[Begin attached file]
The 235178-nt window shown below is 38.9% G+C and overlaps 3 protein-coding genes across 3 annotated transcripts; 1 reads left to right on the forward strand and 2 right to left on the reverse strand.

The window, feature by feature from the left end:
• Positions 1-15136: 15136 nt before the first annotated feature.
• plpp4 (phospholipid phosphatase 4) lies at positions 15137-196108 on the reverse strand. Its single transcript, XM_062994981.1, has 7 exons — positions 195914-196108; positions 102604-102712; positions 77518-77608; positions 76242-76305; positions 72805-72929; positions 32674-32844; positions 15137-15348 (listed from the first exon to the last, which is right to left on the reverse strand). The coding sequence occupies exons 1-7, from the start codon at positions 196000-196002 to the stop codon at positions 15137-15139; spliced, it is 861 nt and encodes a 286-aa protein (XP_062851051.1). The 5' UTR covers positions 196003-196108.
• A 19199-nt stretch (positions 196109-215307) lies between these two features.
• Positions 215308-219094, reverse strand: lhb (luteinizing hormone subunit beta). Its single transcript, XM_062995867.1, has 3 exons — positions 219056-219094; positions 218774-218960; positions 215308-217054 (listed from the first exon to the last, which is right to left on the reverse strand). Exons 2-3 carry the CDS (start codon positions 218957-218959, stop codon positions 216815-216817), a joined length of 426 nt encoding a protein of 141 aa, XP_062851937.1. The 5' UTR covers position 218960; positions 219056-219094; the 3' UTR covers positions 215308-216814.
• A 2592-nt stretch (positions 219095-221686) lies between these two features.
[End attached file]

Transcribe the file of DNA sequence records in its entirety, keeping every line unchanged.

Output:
The 235178-nt window shown below is 38.9% G+C and overlaps 3 protein-coding genes across 3 annotated transcripts; 1 reads left to right on the forward strand and 2 right to left on the reverse strand.

The window, feature by feature from the left end:
• Positions 1-15136: 15136 nt before the first annotated feature.
• plpp4 (phospholipid phosphatase 4) lies at positions 15137-196108 on the reverse strand. Its single transcript, XM_062994981.1, has 7 exons — positions 195914-196108; positions 102604-102712; positions 77518-77608; positions 76242-76305; positions 72805-72929; positions 32674-32844; positions 15137-15348 (listed from the first exon to the last, which is right to left on the reverse strand). The coding sequence occupies exons 1-7, from the start codon at positions 196000-196002 to the stop codon at positions 15137-15139; spliced, it is 861 nt and encodes a 286-aa protein (XP_062851051.1). The 5' UTR covers positions 196003-196108.
• A 19199-nt stretch (positions 196109-215307) lies between these two features.
• Positions 215308-219094, reverse strand: lhb (luteinizing hormone subunit beta). Its single transcript, XM_062995867.1, has 3 exons — positions 219056-219094; positions 218774-218960; positions 215308-217054 (listed from the first exon to the last, which is right to left on the reverse strand). Exons 2-3 carry the CDS (start codon positions 218957-218959, stop codon positions 216815-216817), a joined length of 426 nt encoding a protein of 141 aa, XP_062851937.1. The 5' UTR covers position 218960; positions 219056-219094; the 3' UTR covers positions 215308-216814.
• A 2592-nt stretch (positions 219095-221686) lies between these two features.